For many, cherished memories take the form of holidays, vacations, and milestones like graduations or weddings. Olshansky, however, turns to imagery relating to the natural world, specifically photographs from her home garden. In doing so, she connects memory to the cyclical nature of growth and decay. Memories will eventually fade in one’s mind but, to quote the artist, “they fertilize the grounds for richer experiences to take place on their site of decay.” Striking for its sparseness, Family Portrait #1 (2023) expresses this deterioration unlike any other piece in the exhibition. The photograph–depicting fragments of bodies, specifically two arms and a knee–lies beneath a layer of plaster; it is as if the image has been partially excavated. While the rest could be seen as dead space, the detail Olshansky has imbued in it ensures that, to follow the aforementioned metaphor, it is fertile ground. The texture of the plaster lends itself to interesting bumps, crevices, and textures that encourage the eye to wander and take in the minute details. Moreover, marks on the surface add to the richness of the material. These moments throughout Then is Then For the Both of Us act as welcome space for new memories to be made.

Spread across a windowsill and the gallery floor, a curious mixture of real fossils and faux creek rock further expand on themes of time, memory, and nature. The latter are immediately recognizable as artificial due to their bright white color. In spite of the rock’s abundance in nature, Olshansky creates them out of white clay in highly specific shapes. This practice draws parallels with memory: oftentimes, the recollection of certain events can cloud one’s perception of the world around them, superseding any sort of truth.

While many see fossils as an irrefutable window to the past, they too have ontological shortcomings. Fossils form when sediment covers a dead organism, and bone or shell harden into rocks. They are, thus, the environment’s interpretation of the creature that once lived, a memory of the earth. By including these in the exhibition, Olshansky encourages the viewer to consider memory on both a personal and monumental scale. Even long after the last human has passed, memories will persist in other creatures, in the land, and even in a more spiritual or ethereal manner. Scholars Christopher Castiglia and Christopher Reed surmise that memory “takes on a simultaneously somatic and salvific capacity to retain life after the body that experiences has passed chronologically beyond the moment.“2 Just as plants put out seeds to extend the life and reach of their kind, humans collect and make memories, ensuring their own form of futurity.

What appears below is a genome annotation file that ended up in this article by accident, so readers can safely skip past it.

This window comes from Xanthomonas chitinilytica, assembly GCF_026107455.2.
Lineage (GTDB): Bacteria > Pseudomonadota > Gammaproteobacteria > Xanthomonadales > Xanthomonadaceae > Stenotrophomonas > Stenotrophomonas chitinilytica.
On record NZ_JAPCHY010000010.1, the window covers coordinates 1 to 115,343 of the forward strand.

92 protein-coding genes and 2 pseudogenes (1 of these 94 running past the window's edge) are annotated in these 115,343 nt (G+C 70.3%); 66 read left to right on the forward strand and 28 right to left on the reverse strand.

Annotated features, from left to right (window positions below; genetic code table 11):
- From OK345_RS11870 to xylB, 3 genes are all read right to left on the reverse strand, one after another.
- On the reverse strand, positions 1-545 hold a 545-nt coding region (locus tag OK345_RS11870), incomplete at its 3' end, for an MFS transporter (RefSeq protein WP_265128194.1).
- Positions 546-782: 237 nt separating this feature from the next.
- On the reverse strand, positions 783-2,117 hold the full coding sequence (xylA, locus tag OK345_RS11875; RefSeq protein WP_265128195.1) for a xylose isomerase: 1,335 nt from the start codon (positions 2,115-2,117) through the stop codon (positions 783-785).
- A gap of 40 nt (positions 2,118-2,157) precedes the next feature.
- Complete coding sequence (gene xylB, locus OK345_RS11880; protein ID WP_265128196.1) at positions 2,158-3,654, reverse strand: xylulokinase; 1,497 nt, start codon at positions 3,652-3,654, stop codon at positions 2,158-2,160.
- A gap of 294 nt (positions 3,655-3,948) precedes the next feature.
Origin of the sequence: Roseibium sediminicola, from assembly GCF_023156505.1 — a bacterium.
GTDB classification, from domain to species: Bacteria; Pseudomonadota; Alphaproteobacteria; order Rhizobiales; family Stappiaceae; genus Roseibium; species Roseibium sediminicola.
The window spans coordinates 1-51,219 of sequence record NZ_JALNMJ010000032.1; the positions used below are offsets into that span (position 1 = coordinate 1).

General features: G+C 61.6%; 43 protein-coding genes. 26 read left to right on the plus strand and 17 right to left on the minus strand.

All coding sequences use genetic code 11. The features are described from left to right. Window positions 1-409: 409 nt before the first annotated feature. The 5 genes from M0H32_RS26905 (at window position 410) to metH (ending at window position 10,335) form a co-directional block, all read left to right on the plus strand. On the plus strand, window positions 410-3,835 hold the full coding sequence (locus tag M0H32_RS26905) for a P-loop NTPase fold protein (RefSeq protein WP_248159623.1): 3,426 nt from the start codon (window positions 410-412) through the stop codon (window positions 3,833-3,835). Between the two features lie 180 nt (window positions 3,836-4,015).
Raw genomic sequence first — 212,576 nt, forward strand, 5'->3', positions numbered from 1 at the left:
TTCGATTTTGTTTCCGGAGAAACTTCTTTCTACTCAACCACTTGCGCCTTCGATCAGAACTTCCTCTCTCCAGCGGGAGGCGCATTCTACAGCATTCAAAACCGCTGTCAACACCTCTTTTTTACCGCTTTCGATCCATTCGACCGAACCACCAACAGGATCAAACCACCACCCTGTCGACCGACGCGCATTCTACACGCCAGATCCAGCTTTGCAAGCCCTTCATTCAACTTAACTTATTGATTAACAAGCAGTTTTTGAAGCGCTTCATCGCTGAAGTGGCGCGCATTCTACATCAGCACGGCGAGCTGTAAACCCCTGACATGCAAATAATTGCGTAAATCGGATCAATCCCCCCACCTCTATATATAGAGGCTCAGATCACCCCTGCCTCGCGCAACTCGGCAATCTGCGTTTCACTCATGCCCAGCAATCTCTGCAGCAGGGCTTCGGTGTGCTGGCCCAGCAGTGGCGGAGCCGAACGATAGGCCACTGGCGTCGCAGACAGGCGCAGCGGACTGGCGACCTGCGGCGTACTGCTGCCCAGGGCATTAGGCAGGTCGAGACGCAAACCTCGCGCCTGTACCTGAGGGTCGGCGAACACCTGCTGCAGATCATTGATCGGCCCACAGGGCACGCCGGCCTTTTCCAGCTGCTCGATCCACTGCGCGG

1. Citations:
    Donna J. Bridge and Ken A. Paller, “Neural Correlates of Reactivation and Retrieval-Induced Distortion,” Journal of Neuroscience 29, no. 32 (August 2012): 35.
  2. Christopher Castiglia and Christopher Reed, If Memory Serves: Gay Men, AIDS, and the Promise of Queer Past (Minneapolis: University of Minnesota Press, 2011): 15.



Kevin Warth (he/him) is a Louisville-based artist and art historian whose research emphasizes queer identity, alternate temporalities, and hauntology.
A painting on a panel in shades of white, gray, black, green, brown, and blue hangs on a white wall.
Sara Olshansky, Remnant #3 (2023), graphite, charcoal, and oil on panel with creek rock, collage, and polaroid cast in resin, 23x16.”

Two paintings hang on a white wall. The top painting has thick white paint, with some cracks at the bottom revealing part of a photograph. The bottom painting is a closeup of green grass.
Top: Sara Olshansky, Family Portrait #1 (2023), family photograph, plaster, and acrylic paint on wood, 9.5x8.”
Bottom: Sara Olshansky, Family Portrait #2 (2023), family photograph and oil on paint on wood, 9.5x8.”

A row of rectangular, translucent tiles sits on a hardwood floor. The tiles have slightly different widths and lengths. Some are clear and some have a red hue.
Sara Olshansky, Assemblage #1 (2022-2023), mixed media and collected objects cast in resin, dimensions variable.

A row of rectangular, translucent tiles hang in a vertical row on a white wall. Some tiles are clear and some appear to have plants and other matter encased within them.
Sara Olshansky, Assemblage #1 (2022-2023), mixed media and collected objects cast in resin, dimensions variable.

A small, three-dimensional shape painted light blue projects from the wall above a door frame, close to the ceiling.
Sara Olshansky, Sky Remnant (2023), oil on air dry clay, dimensions variable.

RUCKUS, 2018-2023
Louisville, KY